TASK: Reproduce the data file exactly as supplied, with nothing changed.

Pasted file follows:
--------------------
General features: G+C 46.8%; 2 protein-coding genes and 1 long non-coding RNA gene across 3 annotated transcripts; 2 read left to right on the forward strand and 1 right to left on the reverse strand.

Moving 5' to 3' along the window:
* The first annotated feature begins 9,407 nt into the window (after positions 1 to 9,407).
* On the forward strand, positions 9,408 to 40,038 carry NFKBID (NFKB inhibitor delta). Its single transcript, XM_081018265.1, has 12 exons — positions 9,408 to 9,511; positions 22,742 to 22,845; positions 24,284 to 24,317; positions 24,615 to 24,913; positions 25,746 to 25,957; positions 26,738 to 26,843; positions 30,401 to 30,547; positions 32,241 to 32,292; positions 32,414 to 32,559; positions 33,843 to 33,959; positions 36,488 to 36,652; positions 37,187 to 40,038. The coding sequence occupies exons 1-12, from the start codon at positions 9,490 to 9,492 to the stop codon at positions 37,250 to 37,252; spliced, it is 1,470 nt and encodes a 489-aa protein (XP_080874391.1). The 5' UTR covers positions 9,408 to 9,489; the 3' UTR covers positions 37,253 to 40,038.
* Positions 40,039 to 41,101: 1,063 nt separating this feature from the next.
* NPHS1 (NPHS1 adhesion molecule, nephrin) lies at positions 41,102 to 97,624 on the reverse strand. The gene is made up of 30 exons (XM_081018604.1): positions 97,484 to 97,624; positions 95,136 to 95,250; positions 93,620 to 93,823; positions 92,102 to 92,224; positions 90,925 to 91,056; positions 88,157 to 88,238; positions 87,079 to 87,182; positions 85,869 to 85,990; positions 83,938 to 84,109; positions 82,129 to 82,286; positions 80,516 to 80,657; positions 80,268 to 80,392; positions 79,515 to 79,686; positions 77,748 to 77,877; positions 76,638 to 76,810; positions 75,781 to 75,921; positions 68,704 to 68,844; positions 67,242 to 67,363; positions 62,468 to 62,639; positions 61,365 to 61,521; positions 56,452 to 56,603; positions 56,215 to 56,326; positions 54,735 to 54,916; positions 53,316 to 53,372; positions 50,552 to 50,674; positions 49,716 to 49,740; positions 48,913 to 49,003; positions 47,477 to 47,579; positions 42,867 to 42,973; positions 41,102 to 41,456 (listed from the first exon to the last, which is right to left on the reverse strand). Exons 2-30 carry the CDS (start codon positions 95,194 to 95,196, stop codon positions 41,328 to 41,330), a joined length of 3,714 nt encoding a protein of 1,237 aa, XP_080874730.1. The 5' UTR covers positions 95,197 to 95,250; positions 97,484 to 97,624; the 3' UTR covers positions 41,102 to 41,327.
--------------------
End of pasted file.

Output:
General features: G+C 46.8%; 2 protein-coding genes and 1 long non-coding RNA gene across 3 annotated transcripts; 2 read left to right on the forward strand and 1 right to left on the reverse strand.

Moving 5' to 3' along the window:
* The first annotated feature begins 9,407 nt into the window (after positions 1 to 9,407).
* On the forward strand, positions 9,408 to 40,038 carry NFKBID (NFKB inhibitor delta). Its single transcript, XM_081018265.1, has 12 exons — positions 9,408 to 9,511; positions 22,742 to 22,845; positions 24,284 to 24,317; positions 24,615 to 24,913; positions 25,746 to 25,957; positions 26,738 to 26,843; positions 30,401 to 30,547; positions 32,241 to 32,292; positions 32,414 to 32,559; positions 33,843 to 33,959; positions 36,488 to 36,652; positions 37,187 to 40,038. The coding sequence occupies exons 1-12, from the start codon at positions 9,490 to 9,492 to the stop codon at positions 37,250 to 37,252; spliced, it is 1,470 nt and encodes a 489-aa protein (XP_080874391.1). The 5' UTR covers positions 9,408 to 9,489; the 3' UTR covers positions 37,253 to 40,038.
* Positions 40,039 to 41,101: 1,063 nt separating this feature from the next.
* NPHS1 (NPHS1 adhesion molecule, nephrin) lies at positions 41,102 to 97,624 on the reverse strand. The gene is made up of 30 exons (XM_081018604.1): positions 97,484 to 97,624; positions 95,136 to 95,250; positions 93,620 to 93,823; positions 92,102 to 92,224; positions 90,925 to 91,056; positions 88,157 to 88,238; positions 87,079 to 87,182; positions 85,869 to 85,990; positions 83,938 to 84,109; positions 82,129 to 82,286; positions 80,516 to 80,657; positions 80,268 to 80,392; positions 79,515 to 79,686; positions 77,748 to 77,877; positions 76,638 to 76,810; positions 75,781 to 75,921; positions 68,704 to 68,844; positions 67,242 to 67,363; positions 62,468 to 62,639; positions 61,365 to 61,521; positions 56,452 to 56,603; positions 56,215 to 56,326; positions 54,735 to 54,916; positions 53,316 to 53,372; positions 50,552 to 50,674; positions 49,716 to 49,740; positions 48,913 to 49,003; positions 47,477 to 47,579; positions 42,867 to 42,973; positions 41,102 to 41,456 (listed from the first exon to the last, which is right to left on the reverse strand). Exons 2-30 carry the CDS (start codon positions 95,194 to 95,196, stop codon positions 41,328 to 41,330), a joined length of 3,714 nt encoding a protein of 1,237 aa, XP_080874730.1. The 5' UTR covers positions 95,197 to 95,250; positions 97,484 to 97,624; the 3' UTR covers positions 41,102 to 41,327.